Exclusive Interview with CeCe Bullard
How would you classify your music?
I’m an “authentic music” aficionado, and this CD explores my adoration of the jazz standards I grew up hearing in my home. The arrangements on this compilation are superb and unique, thanks to the genius of the great pianist/composer/arranger Otmaro Ruiz, so it’s not just the same old, same old. In other incarnations, I explore other genres of music that speak to me as truly authentic expressions of longing, pain, joy and the complete human experience, things I refer to as ‘soul music’ because they speak to the humanity, or soul, in all of us.
Who are some of your top 5 musical influences?
Frank Sinatra – nobody makes a song his own like Frank does. Brilliant phrasing and storytelling. Joni Mitchell – because, of course.! Joni has it all, can access it all and shares the things we find difficult to express so brilliantly. James Taylor – sweet baby James – I love his reedy, unadorned voice, his soulful, gentle introversion and his remarkable feel. Stevie Wonder, for the joyful exuberance of his rhythms and the fierceness of his delivery, his sheer, overwhelming musicality. Ella Fitzgerald, for the inspiration I felt watching her perform and how effortlessly her genius poured through her and out to her audience.
What do you want fans to take from your music?
I want people to feel that they heard a short story well told by a real person who shares their pain, confusion, humor, longing and grief.
How is the music scene in your locale?
I live in LA, which used to have a bigger local music scene when I first came here than it does now. Some of the best musicians in the world make their home here, but even before Covid dealt such a blow to live performances, a lot of the little clubs where you could here great music had closed up shop. It’s sad to see. I hope the need we have as humans for exposure to the arts does something to rectify that when and if the world returns to safety and sanity. We’re gonna need music and the arts more than ever before to help us heal from this past few years.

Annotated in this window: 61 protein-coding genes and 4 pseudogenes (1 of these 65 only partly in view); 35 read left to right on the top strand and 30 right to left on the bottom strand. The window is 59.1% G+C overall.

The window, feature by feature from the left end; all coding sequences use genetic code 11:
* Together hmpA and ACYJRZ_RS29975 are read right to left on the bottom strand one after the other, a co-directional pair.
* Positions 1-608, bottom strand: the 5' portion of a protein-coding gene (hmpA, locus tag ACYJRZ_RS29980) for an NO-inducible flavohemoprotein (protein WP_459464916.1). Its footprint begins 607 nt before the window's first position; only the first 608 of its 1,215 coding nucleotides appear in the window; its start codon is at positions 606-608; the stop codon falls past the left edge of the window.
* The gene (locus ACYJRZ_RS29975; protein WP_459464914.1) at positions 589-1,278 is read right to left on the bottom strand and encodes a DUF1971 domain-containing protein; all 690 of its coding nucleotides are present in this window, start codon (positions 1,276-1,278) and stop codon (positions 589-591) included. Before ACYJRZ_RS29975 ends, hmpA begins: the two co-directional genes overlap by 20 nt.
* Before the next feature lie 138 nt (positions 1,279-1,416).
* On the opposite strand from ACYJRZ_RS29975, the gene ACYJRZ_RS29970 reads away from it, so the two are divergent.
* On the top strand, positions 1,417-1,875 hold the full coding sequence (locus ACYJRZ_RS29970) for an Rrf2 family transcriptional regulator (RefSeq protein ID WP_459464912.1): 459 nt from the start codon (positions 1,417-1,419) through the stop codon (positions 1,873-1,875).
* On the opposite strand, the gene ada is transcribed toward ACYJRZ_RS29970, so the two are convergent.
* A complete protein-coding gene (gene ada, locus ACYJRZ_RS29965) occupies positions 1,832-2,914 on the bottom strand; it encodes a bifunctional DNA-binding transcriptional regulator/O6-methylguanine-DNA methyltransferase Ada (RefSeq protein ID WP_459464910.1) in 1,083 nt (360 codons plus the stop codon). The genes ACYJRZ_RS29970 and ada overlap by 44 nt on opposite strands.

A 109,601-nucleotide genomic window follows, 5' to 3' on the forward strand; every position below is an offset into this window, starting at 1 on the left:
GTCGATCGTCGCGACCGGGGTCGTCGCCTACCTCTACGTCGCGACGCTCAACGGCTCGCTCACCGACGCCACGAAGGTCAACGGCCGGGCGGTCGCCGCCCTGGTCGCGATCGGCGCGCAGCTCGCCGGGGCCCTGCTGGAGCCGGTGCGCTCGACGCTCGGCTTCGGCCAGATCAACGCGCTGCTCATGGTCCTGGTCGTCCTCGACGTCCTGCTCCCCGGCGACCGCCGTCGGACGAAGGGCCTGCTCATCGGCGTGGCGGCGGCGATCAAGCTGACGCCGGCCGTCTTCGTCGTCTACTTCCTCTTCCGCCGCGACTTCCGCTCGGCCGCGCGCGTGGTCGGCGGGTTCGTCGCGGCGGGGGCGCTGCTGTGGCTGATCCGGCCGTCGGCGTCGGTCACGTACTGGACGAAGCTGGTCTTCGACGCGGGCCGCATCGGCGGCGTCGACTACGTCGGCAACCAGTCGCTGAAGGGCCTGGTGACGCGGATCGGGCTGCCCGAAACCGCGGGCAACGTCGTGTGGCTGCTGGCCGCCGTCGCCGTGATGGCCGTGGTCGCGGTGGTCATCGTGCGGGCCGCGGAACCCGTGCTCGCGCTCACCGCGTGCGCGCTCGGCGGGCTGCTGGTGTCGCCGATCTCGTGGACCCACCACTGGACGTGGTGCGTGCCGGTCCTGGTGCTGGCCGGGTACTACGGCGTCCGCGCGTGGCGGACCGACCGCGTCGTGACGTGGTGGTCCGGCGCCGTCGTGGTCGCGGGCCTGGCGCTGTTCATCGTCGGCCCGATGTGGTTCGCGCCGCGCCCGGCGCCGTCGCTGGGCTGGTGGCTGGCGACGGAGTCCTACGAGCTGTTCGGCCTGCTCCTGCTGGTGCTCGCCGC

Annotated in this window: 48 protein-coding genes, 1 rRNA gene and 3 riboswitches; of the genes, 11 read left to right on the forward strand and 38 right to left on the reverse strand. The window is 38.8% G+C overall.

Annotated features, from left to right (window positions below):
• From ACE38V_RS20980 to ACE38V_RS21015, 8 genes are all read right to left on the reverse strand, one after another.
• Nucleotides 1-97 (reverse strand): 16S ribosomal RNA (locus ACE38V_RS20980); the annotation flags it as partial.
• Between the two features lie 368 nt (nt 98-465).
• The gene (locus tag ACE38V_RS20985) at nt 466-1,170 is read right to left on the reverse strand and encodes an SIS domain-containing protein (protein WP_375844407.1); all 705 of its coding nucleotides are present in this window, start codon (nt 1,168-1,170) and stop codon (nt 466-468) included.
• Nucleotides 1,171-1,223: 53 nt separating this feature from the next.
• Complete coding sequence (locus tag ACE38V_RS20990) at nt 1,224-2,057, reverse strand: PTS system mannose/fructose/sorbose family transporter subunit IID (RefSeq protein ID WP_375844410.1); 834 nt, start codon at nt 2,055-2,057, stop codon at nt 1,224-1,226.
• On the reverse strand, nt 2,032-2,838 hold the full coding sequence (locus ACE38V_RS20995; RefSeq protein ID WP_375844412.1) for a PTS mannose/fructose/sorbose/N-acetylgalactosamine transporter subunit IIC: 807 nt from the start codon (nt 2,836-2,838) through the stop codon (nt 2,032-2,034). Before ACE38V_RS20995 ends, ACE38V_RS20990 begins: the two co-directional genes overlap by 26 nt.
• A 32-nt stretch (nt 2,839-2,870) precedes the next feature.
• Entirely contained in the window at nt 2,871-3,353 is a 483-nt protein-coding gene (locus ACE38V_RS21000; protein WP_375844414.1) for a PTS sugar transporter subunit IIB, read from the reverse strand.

What is the best concert you have been to?
Annie Lennox of Eurythmics comes immediately to mind at the Hollywood Palladium in the late 80s – mind blowing performance. Genesis in 1984 in Paris. Springsteen, always thrilling. Jazz great Joe Pass at a tiny club in Boston in the mid 70s – another pivotal introduction to the genius of jazz in my young life.
What do you like most about performing live?
The best part of performing live is the spontaneous and electric connection to the other musicians on stage, first, followed by the ‘participation’ of the audience. Even silently, when the audience is tuned in it elevates the experience to another dimension entirely. There’s no better feeling. It’s what we all crave as humans. Music is such a magnificent way to speak to one another, whether actively participating or by listening with the heart.
Is there a song on your latest CD release that stands out as your personal favorite & why?
I’d have to say Skylark – the lyrics are heartbreaking and haunting and the melody is sublime. Johnny Mercer is one of my all time favorite lyricists, and Hoagie Carmichael nails the ache of the human heart so perfectly with a gorgeous arc of emotion. Together they created are a true work of art.
How have you evolved as an artist over the last year?
Quarantining during a pandemic has made it difficult to share live performance, obviously; even a magnificent chorale that I’ve been performing with for the last 7 or 8 years has had to go on hiatus, which is hard, because I truly love the sound of a big group of excellent vocalists singing soaring 4 part harmonies, and that group has allowed me to explore an incredible body of classical works that I’d otherwise never have the privilege of performing. It makes me a better singer and hones my reading chops like nothing else. Having said that, the hiatus has given me the time to listen to a lot of vinyl and work on my original tunes, thinking about what I’d like to release next, when things open up and we can all collaborate in person again.
If you could meet, play a gig, co-write a song, have dinner, have a drink with any band or artist (dead or alive) who would it be?
I’ve been fortunate enough to meet and even sometimes gig with many of my personal idols over the years, but if I could collaborate with one artist on a song it might very well be James Taylor – his harmonic sensibility and deep folk roots really resonate with me, having grown up in New England, and I’ve always wanted to sing with him. There are plenty of others, but James has always held a special place in my heart. Plus, he’s a really nice guy to hang out with.
What’s next for you?
Drumming up tunes for a new release, and hoping the venues open up again for some live shows.
End of Interview